Advanced Audit

Legal Issues Associated with FRA’s Ability to Audit PGM

  1. Independence

One of the key requirements of the auditing process is the need to maintain the independence of the audit firm. The auditor’s independence is said to be impaired in the situation where he is unable to exercise with objectivity and offer impartial judgment on all issues that are required under the audit engagement. The auditor’s independence may be affected by the nature of the relationship between himself and the company (U.S Security and Exchange Commission , 2017). In this case, FRA through its partner OFA had been bookkeeping for PGM for 4 years. From year 5, FRA has been involved in offering tax advice to PGM. This implies that the audit firm has developed a close relationship with the management of PGM which may compromise its independence thus creating a legal liability.

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Rule to address the issue. The audit firm may use auditing standards to avoid legal liability. In this case, the Independence Standards Board Standards No. 1 mandates the auditor to disclose to the audit committee in writing the relationships that are believed to have considerable effect on the independence of the firm. These issues should then be discussed prior to the actual engagement. 

  1. Offering of Non-Audit Services

The law prohibits the auditor from taking up the audit job for an organization where it is affiliated with non-audit services like bookkeeping, design and implementation of financial information systems, appraisal and valuations, internal audit function, investment adviser, and other services not related to the audit (U.S Security and Exchange Commission , 2017). FRA has been involved in offering other services to the PGM such as tax consultancy and book keeping. This, therefore, increases overfamiliarity with the client which poses challenges to the independence of the client. 

Rule. The audit firm may use the pre-approval of permitted services where the audit committee under certain limited exceptions needs to pre-approve all the permitted services offered by the independent auditor. This process requires following the guidelines provided by the Securities and Exchange Commission.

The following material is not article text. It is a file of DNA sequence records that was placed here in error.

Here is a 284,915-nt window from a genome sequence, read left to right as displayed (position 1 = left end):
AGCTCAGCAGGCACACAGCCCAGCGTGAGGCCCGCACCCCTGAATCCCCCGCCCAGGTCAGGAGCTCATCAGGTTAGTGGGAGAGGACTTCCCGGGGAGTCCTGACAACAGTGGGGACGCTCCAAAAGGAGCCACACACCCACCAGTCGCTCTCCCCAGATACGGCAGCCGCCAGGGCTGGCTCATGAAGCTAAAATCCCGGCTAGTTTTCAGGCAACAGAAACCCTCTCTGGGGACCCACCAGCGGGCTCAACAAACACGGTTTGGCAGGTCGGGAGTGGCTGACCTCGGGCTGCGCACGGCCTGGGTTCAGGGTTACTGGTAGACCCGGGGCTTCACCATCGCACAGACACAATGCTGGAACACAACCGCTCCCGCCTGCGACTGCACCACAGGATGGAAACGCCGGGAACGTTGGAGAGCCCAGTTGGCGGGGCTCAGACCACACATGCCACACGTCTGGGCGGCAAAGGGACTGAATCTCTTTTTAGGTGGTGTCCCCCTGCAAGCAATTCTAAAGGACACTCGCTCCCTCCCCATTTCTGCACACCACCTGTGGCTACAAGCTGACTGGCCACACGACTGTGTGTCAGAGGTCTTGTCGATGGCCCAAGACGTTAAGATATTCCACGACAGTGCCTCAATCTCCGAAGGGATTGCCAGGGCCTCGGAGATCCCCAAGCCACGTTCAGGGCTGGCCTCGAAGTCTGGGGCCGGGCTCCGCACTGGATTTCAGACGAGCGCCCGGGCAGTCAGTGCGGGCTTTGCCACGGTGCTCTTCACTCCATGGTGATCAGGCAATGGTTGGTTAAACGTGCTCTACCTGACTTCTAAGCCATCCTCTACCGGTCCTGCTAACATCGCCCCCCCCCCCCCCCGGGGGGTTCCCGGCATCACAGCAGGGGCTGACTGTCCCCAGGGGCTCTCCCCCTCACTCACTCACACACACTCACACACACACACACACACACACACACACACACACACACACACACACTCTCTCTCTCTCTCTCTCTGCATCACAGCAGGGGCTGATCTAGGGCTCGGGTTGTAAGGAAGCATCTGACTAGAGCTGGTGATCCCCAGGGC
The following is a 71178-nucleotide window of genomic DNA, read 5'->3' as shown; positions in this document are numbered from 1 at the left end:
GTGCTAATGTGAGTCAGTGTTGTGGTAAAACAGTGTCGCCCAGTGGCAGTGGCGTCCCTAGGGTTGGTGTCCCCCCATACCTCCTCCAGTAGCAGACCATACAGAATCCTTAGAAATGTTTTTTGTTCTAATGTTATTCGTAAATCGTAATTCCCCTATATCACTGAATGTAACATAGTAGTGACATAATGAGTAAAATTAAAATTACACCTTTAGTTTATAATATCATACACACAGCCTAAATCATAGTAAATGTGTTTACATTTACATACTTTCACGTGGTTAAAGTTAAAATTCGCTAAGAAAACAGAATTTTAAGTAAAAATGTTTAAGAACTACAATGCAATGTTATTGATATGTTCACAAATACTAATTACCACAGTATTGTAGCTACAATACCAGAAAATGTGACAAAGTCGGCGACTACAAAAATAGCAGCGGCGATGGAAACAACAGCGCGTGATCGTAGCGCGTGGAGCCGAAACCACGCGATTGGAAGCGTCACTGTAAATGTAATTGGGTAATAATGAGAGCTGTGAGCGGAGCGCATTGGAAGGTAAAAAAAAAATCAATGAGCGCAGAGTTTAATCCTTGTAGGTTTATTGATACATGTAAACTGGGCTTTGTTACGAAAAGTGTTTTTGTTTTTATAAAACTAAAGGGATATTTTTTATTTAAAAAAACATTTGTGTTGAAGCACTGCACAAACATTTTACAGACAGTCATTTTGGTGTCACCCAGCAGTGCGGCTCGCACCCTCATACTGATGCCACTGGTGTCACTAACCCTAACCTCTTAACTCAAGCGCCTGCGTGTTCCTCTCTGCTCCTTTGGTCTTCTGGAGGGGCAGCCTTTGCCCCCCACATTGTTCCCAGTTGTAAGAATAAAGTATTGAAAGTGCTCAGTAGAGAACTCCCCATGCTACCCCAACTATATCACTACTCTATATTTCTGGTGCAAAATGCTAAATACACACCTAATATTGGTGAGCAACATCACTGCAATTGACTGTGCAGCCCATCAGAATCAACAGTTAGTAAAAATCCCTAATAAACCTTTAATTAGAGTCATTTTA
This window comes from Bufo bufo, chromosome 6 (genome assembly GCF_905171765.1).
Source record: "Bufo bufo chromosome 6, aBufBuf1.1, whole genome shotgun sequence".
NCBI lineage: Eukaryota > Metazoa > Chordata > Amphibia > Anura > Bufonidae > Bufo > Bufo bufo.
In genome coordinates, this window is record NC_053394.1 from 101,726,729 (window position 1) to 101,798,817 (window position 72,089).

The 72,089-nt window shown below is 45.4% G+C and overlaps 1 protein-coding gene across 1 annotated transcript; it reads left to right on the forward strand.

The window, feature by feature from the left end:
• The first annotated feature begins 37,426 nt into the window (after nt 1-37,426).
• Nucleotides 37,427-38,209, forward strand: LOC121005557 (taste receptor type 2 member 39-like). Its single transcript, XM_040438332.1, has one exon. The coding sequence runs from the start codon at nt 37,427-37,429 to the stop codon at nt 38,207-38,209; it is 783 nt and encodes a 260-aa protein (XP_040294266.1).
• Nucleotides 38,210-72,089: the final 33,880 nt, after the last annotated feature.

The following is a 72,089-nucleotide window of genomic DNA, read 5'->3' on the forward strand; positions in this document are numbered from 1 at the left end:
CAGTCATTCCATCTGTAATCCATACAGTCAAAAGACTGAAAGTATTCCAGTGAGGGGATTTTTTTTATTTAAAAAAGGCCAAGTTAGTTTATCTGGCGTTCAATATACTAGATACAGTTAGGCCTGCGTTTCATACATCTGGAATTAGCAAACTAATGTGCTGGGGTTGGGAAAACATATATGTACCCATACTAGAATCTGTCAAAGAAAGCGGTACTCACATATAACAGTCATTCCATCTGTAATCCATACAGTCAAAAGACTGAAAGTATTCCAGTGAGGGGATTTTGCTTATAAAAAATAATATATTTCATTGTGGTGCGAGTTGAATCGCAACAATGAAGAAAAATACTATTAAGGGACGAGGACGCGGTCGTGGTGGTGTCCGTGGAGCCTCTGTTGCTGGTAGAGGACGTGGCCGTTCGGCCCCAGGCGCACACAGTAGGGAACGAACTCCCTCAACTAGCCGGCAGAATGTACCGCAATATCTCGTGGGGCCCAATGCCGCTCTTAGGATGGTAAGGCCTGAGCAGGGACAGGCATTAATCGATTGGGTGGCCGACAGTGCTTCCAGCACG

1. Familiarity 

This issue arises due to the general closeness between the auditor and the client. The closeness here is introduced by the fact that FRA has worked for PGM and continues working for it. This poses the challenge where the auditors would lose their objectivity during the audit process and end up acting inappropriately. 

Rule. Audit Partner Rotation may be an effective approach to deal with this issue. This would work by ensuring that the audit partner who has been involved in engaging the client prior to audit is not the one who carries out the audit process.

Legal Issues Associated with FRA’s Ability to Audit PGM’s 401 (K) Plan

  1. Prohibited Relationships

This refers to the nature of relationships that are not permitted to happen between auditor companies and their clients. The main prohibited relations that may inhibit FRA from auditing the 401 (K) plan is employment relationship. The law requires a one year cooling period before a firm can hire out individuals formerly employed by its auditor. In this case, the PGM hired the director of one of its subsidiaries as the chief financial officer in year 6. With the audit expected to happen in year 7, there is no cooling off period required by the law.

Rule. The audit committee should review whether the hiring of this personnel that was formerly employed by the subsidiary of FRA that supplied the 401(k) plan might affect the audit firm’s independence. 

  1. Independence

This is the nature of relationship between FRFS, a subsidiary of FRA, where it sold the 401(k) plans to PGM and continues to service it, which poses challenges to the issue of independence of the auditor. This implies that the 401 (k) plan is partially the product of FRA which creates a form of bias or conflict of interest. It creates a situation of self-audit which is detrimental to the independence requirement (U.S Security and Exchange Commission , 2017).